The Non-Linear Movement Method® FAQ

This video is a Q&A with Michaela from a recent online Non-Linear Movement Method® class, using the ‘Moving What You Are Feeling’ technique.

0:00 – Creating a Non-Linear Movement Method® home practice
2:49 – Practicing with a knee injury
3:54 – Yawning dizziness, and nausea
4:51 – Working with pain
5:41 – When non-habitual movement is frustrating
6:51 – Should my music choices have emotional meaning?
7:46 – Crying and release
9:52 – What does it mean to ‘move as love’?
14:58 – Working with distraction and pain.
21:03 – How long should I practice?
21:34 – Moving as pain
22:40 – Self-soothing movements
25:33 – Practicing with intensity and nausea
29:39 – Head position in NLMM®
32:12 – Should I stay on my hands and knees?
35:02 – What if I start shaking?
39:07 – Boundaries and freedom from conditioning

The Non-Linear Movement Method® Release Q&A

A Q&A with Michaela from a recent online Non-Linear Movement Method® class, using the ‘Release’ technique.

0:00 – Emotions and physical contraction
0:56 – What is non-habitual movement?
2:41 – Different NLMM modalities and online training options
7:17 – Body distortions and self-regulations
9:04 – Emotional release and muscle tension
10:07 – Yawning in NLMM®
10:57 – Bodily wisdom or habitual resistance?
12:58 – Stuck in the head when feeling the heart
14:00 – Antidotes to resistance
15:32 – Working with looping thoughts
16:22 – Mind speed vs body speed
17:12 – Working with stuck energy in the head
19:34 – Side effects of practice
22:38 – Different reasons to open the eyes
25:28 – Moving the music or moving my feeling?
27:44 – Working with strong emotion
27:44 – How Michaela worked with a strong pattern
35:10 – Nausea when practicing
37:37 – Combining NLMM® and meditation
41:35 – Different ways to release
44:50 – Michaela’s playlists
45:20 – Experimenting with subtlety

The Non-Linear Movement Method® Vitality Q&A

A Q&A with Michaela from a recent online Non-Linear Movement Method® class focused on vitality & aliveness.

0:00 – Feeling energized after NLMM®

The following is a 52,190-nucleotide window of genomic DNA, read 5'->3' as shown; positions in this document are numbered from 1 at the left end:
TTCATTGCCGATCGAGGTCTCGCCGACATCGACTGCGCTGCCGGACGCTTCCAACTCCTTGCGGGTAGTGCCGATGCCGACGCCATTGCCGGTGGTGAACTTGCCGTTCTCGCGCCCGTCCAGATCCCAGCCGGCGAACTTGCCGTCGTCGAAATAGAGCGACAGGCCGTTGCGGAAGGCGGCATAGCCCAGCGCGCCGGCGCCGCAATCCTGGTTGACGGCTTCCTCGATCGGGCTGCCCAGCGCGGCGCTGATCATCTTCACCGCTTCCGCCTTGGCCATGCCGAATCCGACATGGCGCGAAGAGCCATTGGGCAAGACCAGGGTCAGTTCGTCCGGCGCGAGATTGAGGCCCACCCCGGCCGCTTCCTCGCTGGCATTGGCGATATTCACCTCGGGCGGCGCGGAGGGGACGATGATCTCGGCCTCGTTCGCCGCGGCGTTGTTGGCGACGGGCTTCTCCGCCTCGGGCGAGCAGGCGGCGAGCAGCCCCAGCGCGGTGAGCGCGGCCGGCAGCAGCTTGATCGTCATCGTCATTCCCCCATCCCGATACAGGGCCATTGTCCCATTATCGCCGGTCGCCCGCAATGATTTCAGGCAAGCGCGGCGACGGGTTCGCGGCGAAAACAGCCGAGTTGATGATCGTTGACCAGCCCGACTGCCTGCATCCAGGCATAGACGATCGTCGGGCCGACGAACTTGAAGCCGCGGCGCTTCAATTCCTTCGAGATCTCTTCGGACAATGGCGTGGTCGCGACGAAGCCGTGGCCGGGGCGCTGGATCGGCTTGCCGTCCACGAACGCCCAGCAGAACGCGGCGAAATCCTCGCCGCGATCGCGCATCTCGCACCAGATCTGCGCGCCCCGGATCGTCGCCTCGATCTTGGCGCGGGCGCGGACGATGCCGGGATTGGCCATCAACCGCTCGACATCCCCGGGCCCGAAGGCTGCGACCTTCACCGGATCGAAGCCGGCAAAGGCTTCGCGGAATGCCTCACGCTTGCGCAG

3:33 – Music for NLMM®
4:27 – Getting out of your head
7:09 – Adrenals and developmental trauma
10:19 – Practitioner Training
12:05 – Restarting a daily practice
19:09 – Nausea and after-session care
24:45 – Intense feelings after practice
27:01 – Accessing emotions

The Non-Linear Movement Method® Love Q&A

A Q&A with Michaela from a recent online Non-Linear Movement Method® class focused on love.

0:00 – Why do I yearn for stillness?
9:04 – Am I draining my adrenals?
16:38 – NLMM in public places.
19:10 – Why do I feel cold after NLMM?
21:33 – Self-love and NLMM
23:30 – The importance of non-imposition.
28:20 – How to create a themed home practice?
32:32 – Stories about the effects of NLMM
36:21 – Music with lyrics?
39:28 – Resistance and coping with trauma.

The Non-Linear Movement Method® Release & Renew Q&A

A Q&A with Michaela from a recent online Non-Linear Movement Method® class focused on “Release & Renew”.
0:00 – Working with shame
1:53 – Working with mind walls
8:06 – Long vs short practices
9:04 – Self-soothing and repetitive motions
10:47 – Why are my movements so sexual?
13:47 – How long should I stay on my hands and knees?

The Non-Linear Movement Method® Unfolding Q&A

A Q&A with Michaela from a recent online Non-Linear Movement Method® class focused on ‘Unfolding’.

0:00 – Nausea and Release
1:57 – Feelings of sadness and anger
3:34 – Visual content during practice
5:57 – Steam of consciousness words when practicing
8:00 – Non-habitual movement
10:04 – Communicating emotion when triggered
11:48 – Love and grief
15:49 – Tips for when lost in thought

The Non-Linear Movement Method® Heart Q&A

A Q&A with Michaela from a recent online Non-Linear Movement Method® class focused on ‘Heart’.

0:00 – ‘Dropping in’
0:34 – Non-Linear for dental trauma
5:46 – Insights gained while practicing
7:44 – Release before heart practice?
11:08 – Methods of release.
13:49 – Moving to the heart when angry.

Resources and Class Information

Practical Session Information

Everything you need to know when attending a class.

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Playlists for Your Home Practice

Playlists are available on SoundCloud and Spotify with ideas for songs to utilize during your practice at home.